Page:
Equilibrium’s wastewater and biogas strategy, Wastewater Capital Management, provides project capital to design, build and operate agricultural and municipal biodigesters. The projects generate multiple revenue streams: from farmers and cities for waste disposal, from utilities for renewable natural gas and from carbon credits bought by other companies to offset their emissions. In agriculture alone, the Obama Adminstration’s “biogas opportunity roadmap” last year found a market for more than 11,000 additional systems in the U.S., up from 2,000 currently. Together, the digesters could power more than 3 million homes and reduce methane emissions by up to 54 million metric tons by 2030, the equivalent of taking 11 million passenger vehicles off the road.
Equilibrium also is developing investment vehicles to scale-up energy efficiency financing. It is the backer of EnergyRM, a Portland company that has developed a “DeltaMeter” to measure the energy generated by energy efficiency. Seattle City and Light last year became the first utility to approve an agreement to buy and sell such energy just like any other source.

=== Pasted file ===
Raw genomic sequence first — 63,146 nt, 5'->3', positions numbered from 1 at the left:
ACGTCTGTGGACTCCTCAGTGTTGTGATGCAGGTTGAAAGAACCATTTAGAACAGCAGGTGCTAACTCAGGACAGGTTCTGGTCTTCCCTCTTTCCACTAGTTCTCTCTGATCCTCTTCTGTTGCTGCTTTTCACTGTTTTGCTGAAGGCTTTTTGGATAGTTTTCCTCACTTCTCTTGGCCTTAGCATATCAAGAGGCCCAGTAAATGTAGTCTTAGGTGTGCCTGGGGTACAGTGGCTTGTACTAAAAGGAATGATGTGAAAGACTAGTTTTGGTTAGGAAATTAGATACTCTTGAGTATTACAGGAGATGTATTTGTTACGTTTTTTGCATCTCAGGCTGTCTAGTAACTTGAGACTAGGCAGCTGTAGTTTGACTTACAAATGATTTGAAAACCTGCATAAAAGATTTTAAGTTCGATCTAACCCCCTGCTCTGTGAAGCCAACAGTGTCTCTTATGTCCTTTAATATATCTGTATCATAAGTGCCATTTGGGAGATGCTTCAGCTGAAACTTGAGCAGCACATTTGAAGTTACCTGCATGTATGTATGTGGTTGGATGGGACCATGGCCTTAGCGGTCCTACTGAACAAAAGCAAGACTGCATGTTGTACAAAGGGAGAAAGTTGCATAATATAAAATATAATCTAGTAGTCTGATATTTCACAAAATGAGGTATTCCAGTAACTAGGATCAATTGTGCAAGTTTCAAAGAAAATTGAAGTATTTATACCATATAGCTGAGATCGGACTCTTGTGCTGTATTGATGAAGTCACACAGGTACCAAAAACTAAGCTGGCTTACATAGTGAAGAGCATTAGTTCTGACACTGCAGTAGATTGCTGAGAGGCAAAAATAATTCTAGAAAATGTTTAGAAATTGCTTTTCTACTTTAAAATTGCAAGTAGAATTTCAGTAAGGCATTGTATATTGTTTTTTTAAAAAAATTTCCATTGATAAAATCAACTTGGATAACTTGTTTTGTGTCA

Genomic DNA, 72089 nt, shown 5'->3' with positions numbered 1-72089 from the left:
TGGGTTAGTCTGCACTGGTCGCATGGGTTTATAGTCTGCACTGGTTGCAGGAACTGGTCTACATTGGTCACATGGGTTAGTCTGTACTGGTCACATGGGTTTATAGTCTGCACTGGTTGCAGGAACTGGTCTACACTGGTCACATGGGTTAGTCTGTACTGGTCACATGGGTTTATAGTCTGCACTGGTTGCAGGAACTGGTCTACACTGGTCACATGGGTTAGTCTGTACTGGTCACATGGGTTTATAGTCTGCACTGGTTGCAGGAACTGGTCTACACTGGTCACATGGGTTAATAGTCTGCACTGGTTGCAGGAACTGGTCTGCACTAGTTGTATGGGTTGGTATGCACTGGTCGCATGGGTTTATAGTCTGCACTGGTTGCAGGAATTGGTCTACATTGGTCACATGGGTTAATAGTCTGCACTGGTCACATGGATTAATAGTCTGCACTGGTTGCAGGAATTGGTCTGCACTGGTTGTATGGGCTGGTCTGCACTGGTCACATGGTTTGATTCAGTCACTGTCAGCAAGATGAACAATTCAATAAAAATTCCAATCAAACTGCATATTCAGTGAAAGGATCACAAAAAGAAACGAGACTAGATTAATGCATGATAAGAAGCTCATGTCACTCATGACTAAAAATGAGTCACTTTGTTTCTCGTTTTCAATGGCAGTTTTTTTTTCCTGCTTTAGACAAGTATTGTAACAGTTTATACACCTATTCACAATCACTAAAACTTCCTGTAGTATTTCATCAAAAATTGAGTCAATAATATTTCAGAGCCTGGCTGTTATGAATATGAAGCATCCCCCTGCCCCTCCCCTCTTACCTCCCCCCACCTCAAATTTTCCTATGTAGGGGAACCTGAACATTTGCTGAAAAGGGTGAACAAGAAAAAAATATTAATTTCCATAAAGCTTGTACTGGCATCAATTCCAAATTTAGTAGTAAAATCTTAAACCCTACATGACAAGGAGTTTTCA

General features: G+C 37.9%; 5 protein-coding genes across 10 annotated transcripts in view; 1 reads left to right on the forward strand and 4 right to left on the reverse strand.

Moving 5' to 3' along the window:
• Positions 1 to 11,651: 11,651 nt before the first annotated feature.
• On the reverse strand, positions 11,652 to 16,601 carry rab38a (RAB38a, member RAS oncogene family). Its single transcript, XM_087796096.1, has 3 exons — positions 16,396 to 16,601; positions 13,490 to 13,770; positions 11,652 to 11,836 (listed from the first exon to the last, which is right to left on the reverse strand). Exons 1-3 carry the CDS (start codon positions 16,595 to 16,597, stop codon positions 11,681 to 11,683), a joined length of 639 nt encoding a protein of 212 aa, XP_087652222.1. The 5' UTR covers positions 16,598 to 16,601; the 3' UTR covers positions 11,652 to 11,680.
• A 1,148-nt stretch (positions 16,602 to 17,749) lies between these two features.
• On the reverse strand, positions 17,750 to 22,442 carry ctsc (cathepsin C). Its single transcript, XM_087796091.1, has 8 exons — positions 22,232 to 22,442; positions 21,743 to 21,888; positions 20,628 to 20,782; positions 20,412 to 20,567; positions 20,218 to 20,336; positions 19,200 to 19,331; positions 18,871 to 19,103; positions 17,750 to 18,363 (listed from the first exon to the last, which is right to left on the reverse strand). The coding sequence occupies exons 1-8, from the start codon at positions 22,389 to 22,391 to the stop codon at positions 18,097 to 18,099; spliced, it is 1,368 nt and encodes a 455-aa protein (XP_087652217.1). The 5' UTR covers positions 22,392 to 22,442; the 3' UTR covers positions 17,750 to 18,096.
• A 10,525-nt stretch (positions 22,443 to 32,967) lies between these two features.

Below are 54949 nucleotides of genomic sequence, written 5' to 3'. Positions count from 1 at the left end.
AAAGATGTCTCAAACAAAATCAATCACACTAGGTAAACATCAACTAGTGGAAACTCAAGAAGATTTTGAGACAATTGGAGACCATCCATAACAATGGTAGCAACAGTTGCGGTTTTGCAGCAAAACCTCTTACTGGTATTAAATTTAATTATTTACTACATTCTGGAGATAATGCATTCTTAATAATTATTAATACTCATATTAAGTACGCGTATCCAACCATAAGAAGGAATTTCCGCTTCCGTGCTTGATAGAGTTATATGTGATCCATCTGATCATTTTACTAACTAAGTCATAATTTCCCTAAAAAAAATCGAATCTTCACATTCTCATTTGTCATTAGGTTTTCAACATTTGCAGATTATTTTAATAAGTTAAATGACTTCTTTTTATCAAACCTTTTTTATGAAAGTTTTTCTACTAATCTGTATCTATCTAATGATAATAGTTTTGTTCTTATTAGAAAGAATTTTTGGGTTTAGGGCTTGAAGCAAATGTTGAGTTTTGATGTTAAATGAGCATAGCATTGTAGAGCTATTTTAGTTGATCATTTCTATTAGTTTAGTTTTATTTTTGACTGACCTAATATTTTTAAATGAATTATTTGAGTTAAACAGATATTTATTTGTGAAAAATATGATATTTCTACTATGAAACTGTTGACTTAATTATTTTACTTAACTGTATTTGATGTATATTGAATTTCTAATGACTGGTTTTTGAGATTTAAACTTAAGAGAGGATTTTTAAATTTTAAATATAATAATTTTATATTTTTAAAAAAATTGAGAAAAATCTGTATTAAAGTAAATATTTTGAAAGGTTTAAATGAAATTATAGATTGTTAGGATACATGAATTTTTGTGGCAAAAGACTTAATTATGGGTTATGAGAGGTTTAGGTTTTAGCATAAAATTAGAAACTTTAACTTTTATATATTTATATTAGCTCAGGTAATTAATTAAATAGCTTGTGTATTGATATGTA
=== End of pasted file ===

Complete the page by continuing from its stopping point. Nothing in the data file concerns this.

In its early years, Equilibrium started by buying into the companies of leading fund managers who were executing on sustainability strategies. Australian Pastoral Fund Management has assembled large ranches across Australia to cost-effectively produce sustainably grassfed beef and sheep for the growing Asian market. Gerding Edlen’s Green Cities funds manages more than 60 office, apartment and mixed-use projects worth more than $5 billion. In 2011, Equilibrium shifted to a proprietary fund model, developing its own strategies and teams.
In pitching investors, Equilibrium doesn’t generally lead with its sustainability thesis. Many institutional investors already are increasing their allocation to real assets, such as real estate, farmland and timber, as a hedge against inflation and market volatility and can combine immediate yields with long-term appreciation. To this appeal, Equilibrium adds practices that further boost returns and reduce risk. The fact that they are environmentally sustainable is an added plus. Just as in earlier decades “quality” in manufacturing went from being an added cost to a competitive advantage, “Sustainability is on this very same path,” Chen says.